In the final analysis, we find that Davis has committed no ethical breach deserving of a recall. Liberals still giddy about ditching Davis should heed the law of unintended consequences. A successful recall could lead to a series of recalls and a state of perpetual candidacy for officeholders, who spend too little time governing and leading as it is. Moreover, a successful recall is not likely to leave behind a more progressive landscape. Rather, pundits and fearful pols would probably conclude that anti-tax politics rule over all else and that star power trumps qualifications and thoughtfulness.

We urge an unequivocal no on the recall.

BALLOT QUESTION #2: The candidate to succeed (replace) Gray Davis if he is recalled (removed):

ARIANNA HUFFINGTON

Senator Dianne Feinstein came out early and strong against the recall, and refused to consider anyone at all for the second part of the ballot. Some will follow her lead and leave Ballot Question #2 blank (after voting “no” on the recall, of course) to register their disgust with the entire process. Many more progressives will cast a half-hearted vote for tainted Lieutenant Governor Cruz Bustamante as insurance against a win for Arnold Schwarzenegger. Still others will be tempted by Schwarzenegger for his supposedly liberal positions on social issues, even though his tax-cutting fervor would likely hurt essential state functions, including education, and his cynical campaign style assumes voters care more about style than substance.

 

But in Arianna Huffington we have the opportunity to endorse a candidate with a true progressive agenda. Forget about her Gingrichite past; she’s seen the other side and has become, not a Democrat, but an independent voice of clear progressive reasoning. If Governor Schwarzenegger would be a West Coast dream come true for the Bush re-election juggernaut, Governor Huffington would be its nemesis, an elegant and eloquent scourge, flaying the Bush administration for its excesses and evils. What about the Green Party’s Peter Camejo? We think Huffington is the stronger of the two in delivering her message — Camejo would make a great state senator or U.S. representative, but Huffington has the communication and negotiating skills to assume the executive office’s bully pulpit. She is a persuasive speaker who has mainstreamed progressive ideas without allowing them to be labeled as too liberal or left-wing. We like how she keeps the other candidates honest with her persistent questions during debates, and we find ourselves agreeing with nearly all of her policy positions (creating universal health care, closing corporate tax loopholes, building charter schools). She sees voter apathy and wants to do the hard work of bringing people back into the political process. That means she’s for real campaign- finance reform and, unlike major Democrat or Republican candidates, she would push for Instant Runoff Voting, allowing citizens to vote for third-party candidates without worrying about the so-called spoiler effect. Indeed, we consider our endorsement positions in this race the closest we’ve ever come to Instant Runoff Voting — we’re against the recall, but if it has to happen we’d choose a progressive like Huffington to replace Davis.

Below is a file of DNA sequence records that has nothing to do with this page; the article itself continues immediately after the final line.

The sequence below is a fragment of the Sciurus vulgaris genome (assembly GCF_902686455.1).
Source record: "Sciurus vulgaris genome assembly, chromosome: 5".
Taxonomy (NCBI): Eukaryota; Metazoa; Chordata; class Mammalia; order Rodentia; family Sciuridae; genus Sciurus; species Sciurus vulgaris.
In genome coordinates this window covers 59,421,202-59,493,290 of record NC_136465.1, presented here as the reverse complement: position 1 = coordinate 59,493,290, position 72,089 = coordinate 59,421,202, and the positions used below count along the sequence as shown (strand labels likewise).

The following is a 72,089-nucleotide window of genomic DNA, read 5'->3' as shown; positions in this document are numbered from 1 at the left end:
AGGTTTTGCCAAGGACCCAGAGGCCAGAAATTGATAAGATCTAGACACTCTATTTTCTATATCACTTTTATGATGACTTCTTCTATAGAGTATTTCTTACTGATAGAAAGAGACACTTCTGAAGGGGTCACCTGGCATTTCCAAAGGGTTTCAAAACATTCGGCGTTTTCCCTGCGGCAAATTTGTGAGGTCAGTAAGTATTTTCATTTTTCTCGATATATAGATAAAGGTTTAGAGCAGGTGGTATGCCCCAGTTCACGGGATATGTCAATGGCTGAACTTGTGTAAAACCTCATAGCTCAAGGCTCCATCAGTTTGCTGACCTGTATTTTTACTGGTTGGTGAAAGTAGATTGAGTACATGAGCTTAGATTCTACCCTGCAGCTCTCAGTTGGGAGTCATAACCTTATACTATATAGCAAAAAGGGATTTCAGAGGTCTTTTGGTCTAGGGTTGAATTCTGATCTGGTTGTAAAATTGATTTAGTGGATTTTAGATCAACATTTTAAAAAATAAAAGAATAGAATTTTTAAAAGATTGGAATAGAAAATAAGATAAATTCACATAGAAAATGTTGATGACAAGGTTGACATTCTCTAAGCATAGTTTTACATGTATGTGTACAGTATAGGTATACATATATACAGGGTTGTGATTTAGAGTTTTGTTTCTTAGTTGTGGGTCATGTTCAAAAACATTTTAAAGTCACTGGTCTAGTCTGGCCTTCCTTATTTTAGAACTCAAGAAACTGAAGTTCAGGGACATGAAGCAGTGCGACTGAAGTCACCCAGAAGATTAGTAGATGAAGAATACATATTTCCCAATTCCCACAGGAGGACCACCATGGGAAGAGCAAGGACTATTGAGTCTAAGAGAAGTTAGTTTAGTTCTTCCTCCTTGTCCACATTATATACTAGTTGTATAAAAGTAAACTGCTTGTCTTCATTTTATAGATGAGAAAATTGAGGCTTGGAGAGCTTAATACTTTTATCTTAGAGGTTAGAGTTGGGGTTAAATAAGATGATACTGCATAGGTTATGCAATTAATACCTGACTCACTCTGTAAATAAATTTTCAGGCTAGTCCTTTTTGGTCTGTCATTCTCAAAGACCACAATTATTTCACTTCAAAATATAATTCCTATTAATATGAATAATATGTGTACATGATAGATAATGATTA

Here’s something else to consider if you’re still tempted to vote for Bustamante. If he wins, the chances of having a progressive Democrat — state Treasurer Phil Angelides or Attorney General Bill Lockyer, for instance — voted into office during the next election become slim.